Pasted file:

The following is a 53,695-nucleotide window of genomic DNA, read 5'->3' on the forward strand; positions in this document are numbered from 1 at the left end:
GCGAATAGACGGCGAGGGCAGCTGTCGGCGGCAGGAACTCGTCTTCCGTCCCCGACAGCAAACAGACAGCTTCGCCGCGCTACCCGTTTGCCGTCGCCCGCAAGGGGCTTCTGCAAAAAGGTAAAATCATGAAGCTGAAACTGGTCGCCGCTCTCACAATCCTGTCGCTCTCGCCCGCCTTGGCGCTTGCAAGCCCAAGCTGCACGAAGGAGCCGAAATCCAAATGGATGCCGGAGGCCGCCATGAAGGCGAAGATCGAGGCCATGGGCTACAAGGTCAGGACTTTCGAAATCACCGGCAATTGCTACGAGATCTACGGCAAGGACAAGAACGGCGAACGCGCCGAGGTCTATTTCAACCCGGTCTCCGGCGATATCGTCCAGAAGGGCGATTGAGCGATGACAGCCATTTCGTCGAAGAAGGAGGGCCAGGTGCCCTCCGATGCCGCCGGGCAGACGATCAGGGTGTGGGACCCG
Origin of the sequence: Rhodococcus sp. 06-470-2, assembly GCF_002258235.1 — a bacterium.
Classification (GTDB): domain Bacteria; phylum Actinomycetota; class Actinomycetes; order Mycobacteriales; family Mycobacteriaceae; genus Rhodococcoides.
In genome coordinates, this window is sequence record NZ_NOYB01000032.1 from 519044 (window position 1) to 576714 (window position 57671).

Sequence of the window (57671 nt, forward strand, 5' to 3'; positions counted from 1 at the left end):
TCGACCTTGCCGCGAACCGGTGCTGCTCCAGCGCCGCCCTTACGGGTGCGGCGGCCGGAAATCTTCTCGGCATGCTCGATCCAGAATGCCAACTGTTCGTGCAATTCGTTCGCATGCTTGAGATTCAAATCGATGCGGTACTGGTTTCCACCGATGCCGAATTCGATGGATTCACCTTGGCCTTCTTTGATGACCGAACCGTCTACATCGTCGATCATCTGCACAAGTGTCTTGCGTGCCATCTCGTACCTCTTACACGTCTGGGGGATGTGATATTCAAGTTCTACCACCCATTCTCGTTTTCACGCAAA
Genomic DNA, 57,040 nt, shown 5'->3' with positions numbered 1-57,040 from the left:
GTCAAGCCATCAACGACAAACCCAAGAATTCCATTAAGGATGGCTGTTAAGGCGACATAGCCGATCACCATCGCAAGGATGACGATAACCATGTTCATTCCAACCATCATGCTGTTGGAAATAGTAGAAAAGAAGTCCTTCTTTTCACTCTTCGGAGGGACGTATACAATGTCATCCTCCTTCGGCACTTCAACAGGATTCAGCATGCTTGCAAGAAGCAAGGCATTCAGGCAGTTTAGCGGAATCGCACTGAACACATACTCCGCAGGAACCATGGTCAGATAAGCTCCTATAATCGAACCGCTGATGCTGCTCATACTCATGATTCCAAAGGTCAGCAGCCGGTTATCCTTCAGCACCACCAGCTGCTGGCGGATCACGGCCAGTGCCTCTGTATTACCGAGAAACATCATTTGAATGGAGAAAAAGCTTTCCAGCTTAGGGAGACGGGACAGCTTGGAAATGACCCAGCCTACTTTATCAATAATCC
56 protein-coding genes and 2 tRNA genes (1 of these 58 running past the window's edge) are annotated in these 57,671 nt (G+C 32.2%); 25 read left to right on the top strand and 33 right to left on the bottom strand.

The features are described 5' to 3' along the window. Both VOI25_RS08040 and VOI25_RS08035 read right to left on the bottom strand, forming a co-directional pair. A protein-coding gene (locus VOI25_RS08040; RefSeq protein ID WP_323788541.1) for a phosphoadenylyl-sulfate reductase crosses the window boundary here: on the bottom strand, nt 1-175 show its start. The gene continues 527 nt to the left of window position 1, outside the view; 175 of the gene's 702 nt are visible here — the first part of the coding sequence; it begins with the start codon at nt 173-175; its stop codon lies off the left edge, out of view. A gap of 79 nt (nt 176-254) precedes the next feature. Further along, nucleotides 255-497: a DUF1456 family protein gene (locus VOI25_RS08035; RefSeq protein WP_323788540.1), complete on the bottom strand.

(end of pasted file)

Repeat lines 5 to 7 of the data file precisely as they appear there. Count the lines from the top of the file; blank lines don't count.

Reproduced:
In genome coordinates, this window is sequence record NZ_NOYB01000032.1 from 519044 (window position 1) to 576714 (window position 57671).

Sequence of the window (57671 nt, forward strand, 5' to 3'; positions counted from 1 at the left end):
TCGACCTTGCCGCGAACCGGTGCTGCTCCAGCGCCGCCCTTACGGGTGCGGCGGCCGGAAATCTTCTCGGCATGCTCGATCCAGAATGCCAACTGTTCGTGCAATTCGTTCGCATGCTTGAGATTCAAATCGATGCGGTACTGGTTTCCACCGATGCCGAATTCGATGGATTCACCTTGGCCTTCTTTGATGACCGAACCGTCTACATCGTCGATCATCTGCACAAGTGTCTTGCGTGCCATCTCGTACCTCTTACACGTCTGGGGGATGTGATATTCAAGTTCTACCACCCATTCTCGTTTTCACGCAAA